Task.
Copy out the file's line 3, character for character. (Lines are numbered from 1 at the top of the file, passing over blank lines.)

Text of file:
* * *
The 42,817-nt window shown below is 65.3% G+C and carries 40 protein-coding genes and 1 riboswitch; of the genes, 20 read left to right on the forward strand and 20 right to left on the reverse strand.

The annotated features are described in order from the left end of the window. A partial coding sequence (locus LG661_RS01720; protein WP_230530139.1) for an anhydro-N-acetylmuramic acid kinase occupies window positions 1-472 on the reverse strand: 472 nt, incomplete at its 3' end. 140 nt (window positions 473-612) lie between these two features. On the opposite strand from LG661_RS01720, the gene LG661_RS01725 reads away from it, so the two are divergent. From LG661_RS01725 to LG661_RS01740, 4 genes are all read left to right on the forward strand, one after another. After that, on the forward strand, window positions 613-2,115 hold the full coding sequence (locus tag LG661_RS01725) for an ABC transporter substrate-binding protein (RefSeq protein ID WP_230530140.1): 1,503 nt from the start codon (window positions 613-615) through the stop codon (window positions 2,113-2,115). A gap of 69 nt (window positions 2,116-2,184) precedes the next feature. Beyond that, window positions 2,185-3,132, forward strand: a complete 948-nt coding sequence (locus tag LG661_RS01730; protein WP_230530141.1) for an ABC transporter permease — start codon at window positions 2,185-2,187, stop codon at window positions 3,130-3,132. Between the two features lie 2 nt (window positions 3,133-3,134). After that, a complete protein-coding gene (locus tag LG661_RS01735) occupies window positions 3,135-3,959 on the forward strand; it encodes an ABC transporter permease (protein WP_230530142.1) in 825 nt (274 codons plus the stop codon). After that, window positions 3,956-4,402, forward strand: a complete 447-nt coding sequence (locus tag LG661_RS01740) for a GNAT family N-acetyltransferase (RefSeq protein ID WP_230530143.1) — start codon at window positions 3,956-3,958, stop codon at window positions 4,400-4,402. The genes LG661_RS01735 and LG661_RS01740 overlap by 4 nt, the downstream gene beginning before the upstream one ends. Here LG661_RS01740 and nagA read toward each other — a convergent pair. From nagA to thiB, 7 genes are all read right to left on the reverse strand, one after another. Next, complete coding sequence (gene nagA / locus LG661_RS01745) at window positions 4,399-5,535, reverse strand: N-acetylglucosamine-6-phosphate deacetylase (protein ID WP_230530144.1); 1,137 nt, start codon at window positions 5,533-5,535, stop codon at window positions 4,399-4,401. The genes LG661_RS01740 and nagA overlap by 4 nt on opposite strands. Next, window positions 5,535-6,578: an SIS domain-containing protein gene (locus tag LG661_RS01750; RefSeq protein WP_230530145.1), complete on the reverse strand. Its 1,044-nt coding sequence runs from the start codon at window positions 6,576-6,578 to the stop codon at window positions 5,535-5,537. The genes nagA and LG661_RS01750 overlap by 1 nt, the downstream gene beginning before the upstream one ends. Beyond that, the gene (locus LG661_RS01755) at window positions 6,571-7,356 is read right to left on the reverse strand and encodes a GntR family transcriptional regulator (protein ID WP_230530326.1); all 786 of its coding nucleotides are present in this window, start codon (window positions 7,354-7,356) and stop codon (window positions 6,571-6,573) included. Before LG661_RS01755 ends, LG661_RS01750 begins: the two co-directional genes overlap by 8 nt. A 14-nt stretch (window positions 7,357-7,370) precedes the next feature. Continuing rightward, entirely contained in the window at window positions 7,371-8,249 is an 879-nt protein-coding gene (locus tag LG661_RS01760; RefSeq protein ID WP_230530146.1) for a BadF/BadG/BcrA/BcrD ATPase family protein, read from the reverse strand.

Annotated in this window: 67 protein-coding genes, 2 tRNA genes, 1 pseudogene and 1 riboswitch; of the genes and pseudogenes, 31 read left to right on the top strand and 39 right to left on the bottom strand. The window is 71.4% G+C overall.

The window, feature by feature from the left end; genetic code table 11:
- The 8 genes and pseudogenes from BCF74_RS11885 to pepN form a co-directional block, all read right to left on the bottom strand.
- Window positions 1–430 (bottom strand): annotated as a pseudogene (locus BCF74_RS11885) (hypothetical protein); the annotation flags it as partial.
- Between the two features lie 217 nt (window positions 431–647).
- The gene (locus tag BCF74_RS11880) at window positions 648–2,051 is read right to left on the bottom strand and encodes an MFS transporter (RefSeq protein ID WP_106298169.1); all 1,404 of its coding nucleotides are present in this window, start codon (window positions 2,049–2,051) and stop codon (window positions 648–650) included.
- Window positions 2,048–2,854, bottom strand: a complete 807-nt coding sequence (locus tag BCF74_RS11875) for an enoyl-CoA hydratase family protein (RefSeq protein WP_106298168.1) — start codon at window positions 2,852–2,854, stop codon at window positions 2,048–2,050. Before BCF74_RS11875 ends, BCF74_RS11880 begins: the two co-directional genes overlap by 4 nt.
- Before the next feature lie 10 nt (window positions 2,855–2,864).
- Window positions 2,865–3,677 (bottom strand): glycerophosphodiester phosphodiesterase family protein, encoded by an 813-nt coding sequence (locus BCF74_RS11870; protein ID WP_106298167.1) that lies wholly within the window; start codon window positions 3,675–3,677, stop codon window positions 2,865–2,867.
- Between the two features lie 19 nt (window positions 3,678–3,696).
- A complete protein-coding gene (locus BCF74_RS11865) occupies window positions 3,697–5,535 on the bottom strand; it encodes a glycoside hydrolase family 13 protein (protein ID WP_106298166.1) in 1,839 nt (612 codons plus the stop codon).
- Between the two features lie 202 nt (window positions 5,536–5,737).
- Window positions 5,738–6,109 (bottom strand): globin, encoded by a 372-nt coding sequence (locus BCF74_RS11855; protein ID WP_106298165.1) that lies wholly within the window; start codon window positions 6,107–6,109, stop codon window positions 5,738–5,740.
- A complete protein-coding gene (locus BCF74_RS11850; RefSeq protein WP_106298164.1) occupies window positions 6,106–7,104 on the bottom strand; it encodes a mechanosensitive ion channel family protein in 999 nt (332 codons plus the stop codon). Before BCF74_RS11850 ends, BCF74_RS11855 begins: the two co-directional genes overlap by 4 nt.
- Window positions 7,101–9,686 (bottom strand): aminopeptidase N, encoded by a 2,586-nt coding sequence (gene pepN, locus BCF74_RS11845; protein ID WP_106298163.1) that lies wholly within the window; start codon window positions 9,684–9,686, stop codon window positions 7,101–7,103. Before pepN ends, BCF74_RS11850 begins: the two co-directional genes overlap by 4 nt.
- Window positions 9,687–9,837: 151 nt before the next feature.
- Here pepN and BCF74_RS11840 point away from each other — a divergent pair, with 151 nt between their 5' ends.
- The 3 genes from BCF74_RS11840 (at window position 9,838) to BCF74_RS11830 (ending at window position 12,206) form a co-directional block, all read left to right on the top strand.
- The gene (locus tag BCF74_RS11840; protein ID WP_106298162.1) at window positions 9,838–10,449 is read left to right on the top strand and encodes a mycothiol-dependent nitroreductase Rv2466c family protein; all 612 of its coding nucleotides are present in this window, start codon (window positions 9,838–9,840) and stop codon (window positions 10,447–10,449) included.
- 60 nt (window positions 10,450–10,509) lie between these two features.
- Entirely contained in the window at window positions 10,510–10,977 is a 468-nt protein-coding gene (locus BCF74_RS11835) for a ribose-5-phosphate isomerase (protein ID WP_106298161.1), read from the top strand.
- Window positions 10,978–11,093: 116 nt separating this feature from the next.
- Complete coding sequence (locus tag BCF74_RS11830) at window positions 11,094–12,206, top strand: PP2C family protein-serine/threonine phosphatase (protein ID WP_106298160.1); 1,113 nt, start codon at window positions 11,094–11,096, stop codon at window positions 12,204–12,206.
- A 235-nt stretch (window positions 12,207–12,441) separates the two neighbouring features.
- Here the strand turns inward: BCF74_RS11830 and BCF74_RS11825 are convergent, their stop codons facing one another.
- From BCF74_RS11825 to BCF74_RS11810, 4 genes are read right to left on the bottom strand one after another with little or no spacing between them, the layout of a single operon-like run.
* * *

Annotated in this window: 67 protein-coding genes, 2 tRNA genes, 1 pseudogene and 1 riboswitch; of the genes and pseudogenes, 31 read left to right on the top strand and 39 right to left on the bottom strand. The window is 71.4% G+C overall.